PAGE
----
The Standard For The Kilogram May Be Losing Weight
The iridium alloy cylinder known as the International Prototype Kilogram, or Le Grand K, was forged in 1879 to set the standard for the weight of a kilogram. It sits beneath three vacuum-sealed bell jars in a vault outside Paris, coming out once every 40 years for a careful cleaning and a precise weigh-in to compare it with its 80 official replicas, which are used by countries throughout the world. These replicas are what scientists use to verify whether something is exactly one kilogram. But at its last weigh-in, something was off: its weight had drifted ever so slightly below that of its replicas by 50 micrograms, or roughly the weight of a grain of sand. Scientists don't know whether Le Grand K is losing weight, perhaps through cleaning or air gradually escaping the metal, or if it's the replicas that are gaining mass because of their less stringent handling requirements (even contamination from the open air might be enough to cause the difference). What we do know is that this difference means drastic consequences for the extreme precision of science. In truth, any tangible object is at risk of this kind of change, which explains why almost all of the seven standards of measurement established in 1791 -- all but Le Grand K -- have been abandoned, most in favor of universal constants. The meter, for instance, is now defined by how far light travels in a vacuum in a certain fraction of a second. In 2011, the General Conference on Weights and Measures decided to do the same with the kilogram. How they'll redefine it is anyone's guess, but the deadline for the decision is set for 2018. We've collected some awesome videos on this topic. Watch them now to learn more.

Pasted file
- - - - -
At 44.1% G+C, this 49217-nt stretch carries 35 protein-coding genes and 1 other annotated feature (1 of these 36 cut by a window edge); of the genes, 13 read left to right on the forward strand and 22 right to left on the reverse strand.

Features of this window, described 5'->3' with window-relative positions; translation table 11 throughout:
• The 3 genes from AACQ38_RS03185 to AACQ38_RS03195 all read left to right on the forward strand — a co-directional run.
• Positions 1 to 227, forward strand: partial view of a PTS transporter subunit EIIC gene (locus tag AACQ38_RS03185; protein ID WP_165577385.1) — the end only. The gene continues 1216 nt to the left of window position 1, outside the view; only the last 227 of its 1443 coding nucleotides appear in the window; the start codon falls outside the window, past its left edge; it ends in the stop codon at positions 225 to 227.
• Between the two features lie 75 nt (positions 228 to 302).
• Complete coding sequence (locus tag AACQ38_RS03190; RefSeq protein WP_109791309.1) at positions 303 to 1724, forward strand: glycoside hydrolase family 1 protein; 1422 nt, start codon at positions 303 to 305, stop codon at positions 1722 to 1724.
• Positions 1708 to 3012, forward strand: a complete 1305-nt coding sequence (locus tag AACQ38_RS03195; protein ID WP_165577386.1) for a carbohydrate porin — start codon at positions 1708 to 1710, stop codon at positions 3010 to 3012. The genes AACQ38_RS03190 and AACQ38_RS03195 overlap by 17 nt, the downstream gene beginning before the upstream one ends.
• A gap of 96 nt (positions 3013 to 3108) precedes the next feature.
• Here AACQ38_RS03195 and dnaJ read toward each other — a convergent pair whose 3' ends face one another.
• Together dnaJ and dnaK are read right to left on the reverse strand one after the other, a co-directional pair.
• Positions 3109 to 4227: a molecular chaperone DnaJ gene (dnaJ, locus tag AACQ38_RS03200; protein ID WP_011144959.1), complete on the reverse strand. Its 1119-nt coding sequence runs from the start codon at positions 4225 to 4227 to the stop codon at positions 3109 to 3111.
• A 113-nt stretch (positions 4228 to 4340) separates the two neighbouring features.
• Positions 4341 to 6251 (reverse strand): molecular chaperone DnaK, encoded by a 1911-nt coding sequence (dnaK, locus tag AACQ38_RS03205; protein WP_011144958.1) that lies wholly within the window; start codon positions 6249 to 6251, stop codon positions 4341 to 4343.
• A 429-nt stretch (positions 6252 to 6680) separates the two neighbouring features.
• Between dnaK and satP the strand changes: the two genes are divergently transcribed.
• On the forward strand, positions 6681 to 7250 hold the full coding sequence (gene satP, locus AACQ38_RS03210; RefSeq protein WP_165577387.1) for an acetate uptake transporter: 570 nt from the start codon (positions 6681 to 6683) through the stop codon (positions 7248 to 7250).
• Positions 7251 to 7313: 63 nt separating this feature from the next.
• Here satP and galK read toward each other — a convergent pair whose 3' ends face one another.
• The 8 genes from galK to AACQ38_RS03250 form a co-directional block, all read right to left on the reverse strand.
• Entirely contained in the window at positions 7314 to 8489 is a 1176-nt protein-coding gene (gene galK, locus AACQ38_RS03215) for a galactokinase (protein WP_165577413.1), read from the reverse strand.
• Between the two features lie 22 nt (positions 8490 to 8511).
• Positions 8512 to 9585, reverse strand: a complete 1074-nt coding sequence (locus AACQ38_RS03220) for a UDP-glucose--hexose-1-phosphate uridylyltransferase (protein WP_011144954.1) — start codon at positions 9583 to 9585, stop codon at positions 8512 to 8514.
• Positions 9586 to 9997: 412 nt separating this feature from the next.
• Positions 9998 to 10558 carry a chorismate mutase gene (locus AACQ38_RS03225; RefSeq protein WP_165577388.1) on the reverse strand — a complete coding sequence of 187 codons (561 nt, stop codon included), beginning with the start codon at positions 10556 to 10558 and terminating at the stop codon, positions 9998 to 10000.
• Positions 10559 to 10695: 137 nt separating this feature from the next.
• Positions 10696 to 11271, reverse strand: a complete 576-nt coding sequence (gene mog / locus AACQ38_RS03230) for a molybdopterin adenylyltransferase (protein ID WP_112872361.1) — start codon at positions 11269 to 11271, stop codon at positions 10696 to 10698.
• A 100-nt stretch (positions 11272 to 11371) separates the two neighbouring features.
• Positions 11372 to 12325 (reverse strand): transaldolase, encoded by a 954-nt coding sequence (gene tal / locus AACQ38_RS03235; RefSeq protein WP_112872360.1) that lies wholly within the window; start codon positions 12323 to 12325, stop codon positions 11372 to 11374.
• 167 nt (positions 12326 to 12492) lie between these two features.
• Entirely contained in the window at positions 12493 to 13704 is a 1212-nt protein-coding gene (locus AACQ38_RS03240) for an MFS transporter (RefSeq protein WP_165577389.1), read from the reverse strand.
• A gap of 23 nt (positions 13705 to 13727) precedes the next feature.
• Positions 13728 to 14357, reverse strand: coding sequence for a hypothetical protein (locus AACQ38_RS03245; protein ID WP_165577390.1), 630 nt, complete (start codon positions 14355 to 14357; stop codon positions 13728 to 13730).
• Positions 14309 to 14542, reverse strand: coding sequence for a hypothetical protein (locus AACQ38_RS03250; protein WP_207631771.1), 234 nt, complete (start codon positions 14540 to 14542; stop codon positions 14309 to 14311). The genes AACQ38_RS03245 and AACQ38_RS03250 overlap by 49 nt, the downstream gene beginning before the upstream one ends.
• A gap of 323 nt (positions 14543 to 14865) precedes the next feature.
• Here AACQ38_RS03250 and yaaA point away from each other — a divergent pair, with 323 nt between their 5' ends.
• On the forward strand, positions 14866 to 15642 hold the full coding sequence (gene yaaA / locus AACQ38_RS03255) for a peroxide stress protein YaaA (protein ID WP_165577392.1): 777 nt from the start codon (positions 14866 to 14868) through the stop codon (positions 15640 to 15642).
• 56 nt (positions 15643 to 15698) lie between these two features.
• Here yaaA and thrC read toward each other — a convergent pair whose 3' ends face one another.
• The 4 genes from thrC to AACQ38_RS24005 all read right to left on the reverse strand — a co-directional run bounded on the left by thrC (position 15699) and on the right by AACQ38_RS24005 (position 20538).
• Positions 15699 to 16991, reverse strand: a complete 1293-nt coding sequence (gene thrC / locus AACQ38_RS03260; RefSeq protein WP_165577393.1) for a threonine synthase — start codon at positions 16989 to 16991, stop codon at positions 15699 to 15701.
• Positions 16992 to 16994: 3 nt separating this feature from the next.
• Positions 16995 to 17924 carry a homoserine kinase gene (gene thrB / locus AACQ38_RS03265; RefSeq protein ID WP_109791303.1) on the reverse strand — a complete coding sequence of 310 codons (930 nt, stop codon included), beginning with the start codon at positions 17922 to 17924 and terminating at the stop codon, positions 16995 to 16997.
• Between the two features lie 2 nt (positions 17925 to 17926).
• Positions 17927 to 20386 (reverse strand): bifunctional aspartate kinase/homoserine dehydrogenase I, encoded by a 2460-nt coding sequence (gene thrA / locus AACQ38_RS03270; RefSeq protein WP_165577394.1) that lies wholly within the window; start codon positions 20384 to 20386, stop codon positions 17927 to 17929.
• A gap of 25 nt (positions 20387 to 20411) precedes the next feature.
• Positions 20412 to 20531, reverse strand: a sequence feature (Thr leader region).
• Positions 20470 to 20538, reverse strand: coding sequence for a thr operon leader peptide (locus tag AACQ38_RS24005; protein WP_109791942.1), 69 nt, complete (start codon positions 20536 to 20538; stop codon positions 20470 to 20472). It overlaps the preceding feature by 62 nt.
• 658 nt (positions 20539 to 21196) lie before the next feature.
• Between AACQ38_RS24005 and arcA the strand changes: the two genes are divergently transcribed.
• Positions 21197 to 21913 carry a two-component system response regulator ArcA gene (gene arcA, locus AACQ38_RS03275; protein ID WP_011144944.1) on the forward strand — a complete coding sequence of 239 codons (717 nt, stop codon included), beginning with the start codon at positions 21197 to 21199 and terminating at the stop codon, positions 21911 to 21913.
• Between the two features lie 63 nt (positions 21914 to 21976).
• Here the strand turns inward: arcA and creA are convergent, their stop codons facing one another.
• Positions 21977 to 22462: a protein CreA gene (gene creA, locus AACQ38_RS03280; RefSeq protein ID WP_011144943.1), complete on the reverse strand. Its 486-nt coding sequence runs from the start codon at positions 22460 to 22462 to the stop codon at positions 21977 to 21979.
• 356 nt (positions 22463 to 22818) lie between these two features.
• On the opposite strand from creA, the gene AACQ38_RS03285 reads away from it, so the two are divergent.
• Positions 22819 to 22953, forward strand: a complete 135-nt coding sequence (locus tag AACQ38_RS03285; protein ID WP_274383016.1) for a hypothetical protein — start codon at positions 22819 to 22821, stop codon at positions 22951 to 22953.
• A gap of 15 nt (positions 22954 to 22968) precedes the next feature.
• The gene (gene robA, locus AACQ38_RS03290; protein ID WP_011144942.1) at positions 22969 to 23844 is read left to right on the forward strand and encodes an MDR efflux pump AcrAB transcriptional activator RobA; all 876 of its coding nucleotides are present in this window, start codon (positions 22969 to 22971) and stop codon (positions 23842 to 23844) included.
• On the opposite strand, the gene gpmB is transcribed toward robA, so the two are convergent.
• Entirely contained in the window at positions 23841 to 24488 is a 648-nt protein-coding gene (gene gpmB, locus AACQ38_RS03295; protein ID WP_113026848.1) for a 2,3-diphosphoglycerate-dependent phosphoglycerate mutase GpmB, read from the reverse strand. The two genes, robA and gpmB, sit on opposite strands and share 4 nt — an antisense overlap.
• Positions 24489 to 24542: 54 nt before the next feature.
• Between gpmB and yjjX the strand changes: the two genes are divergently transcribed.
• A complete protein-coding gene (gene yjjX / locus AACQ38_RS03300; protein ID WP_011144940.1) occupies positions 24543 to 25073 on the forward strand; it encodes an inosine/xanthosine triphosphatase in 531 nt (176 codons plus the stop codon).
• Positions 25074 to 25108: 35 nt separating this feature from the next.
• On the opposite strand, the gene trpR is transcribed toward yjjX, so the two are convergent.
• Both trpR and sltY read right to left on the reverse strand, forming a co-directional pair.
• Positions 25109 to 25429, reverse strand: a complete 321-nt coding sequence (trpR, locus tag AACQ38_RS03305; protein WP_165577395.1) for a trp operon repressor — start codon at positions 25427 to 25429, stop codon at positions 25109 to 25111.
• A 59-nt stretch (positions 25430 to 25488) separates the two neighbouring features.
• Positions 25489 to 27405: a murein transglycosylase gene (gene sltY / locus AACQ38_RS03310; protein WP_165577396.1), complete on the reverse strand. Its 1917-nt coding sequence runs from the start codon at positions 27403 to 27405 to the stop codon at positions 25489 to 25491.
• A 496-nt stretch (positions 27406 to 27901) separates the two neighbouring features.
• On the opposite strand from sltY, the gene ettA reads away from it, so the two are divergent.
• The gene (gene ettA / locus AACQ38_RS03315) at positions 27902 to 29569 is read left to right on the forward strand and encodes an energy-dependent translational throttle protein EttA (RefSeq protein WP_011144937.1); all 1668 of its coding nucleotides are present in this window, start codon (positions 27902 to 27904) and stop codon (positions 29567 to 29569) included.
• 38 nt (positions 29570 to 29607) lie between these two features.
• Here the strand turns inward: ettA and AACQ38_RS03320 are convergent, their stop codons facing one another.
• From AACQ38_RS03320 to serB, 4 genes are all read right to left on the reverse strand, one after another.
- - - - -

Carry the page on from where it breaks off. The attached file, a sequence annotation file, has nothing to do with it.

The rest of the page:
Key Facts In This Video
In 1899, the International Bureau of Weights and Measures created an iridium cylinder as the worldwide standard for the kilogram. (0:32)
30 years ago, scientists realized that the masses of the original kilogram and its copies are drifting apart. Nobody knows why. (1:03)
The BIPM has already redefined other measures using universal constants. A meter, for example, is the distance light travels in 1/299,792,458 of a second. (1:39)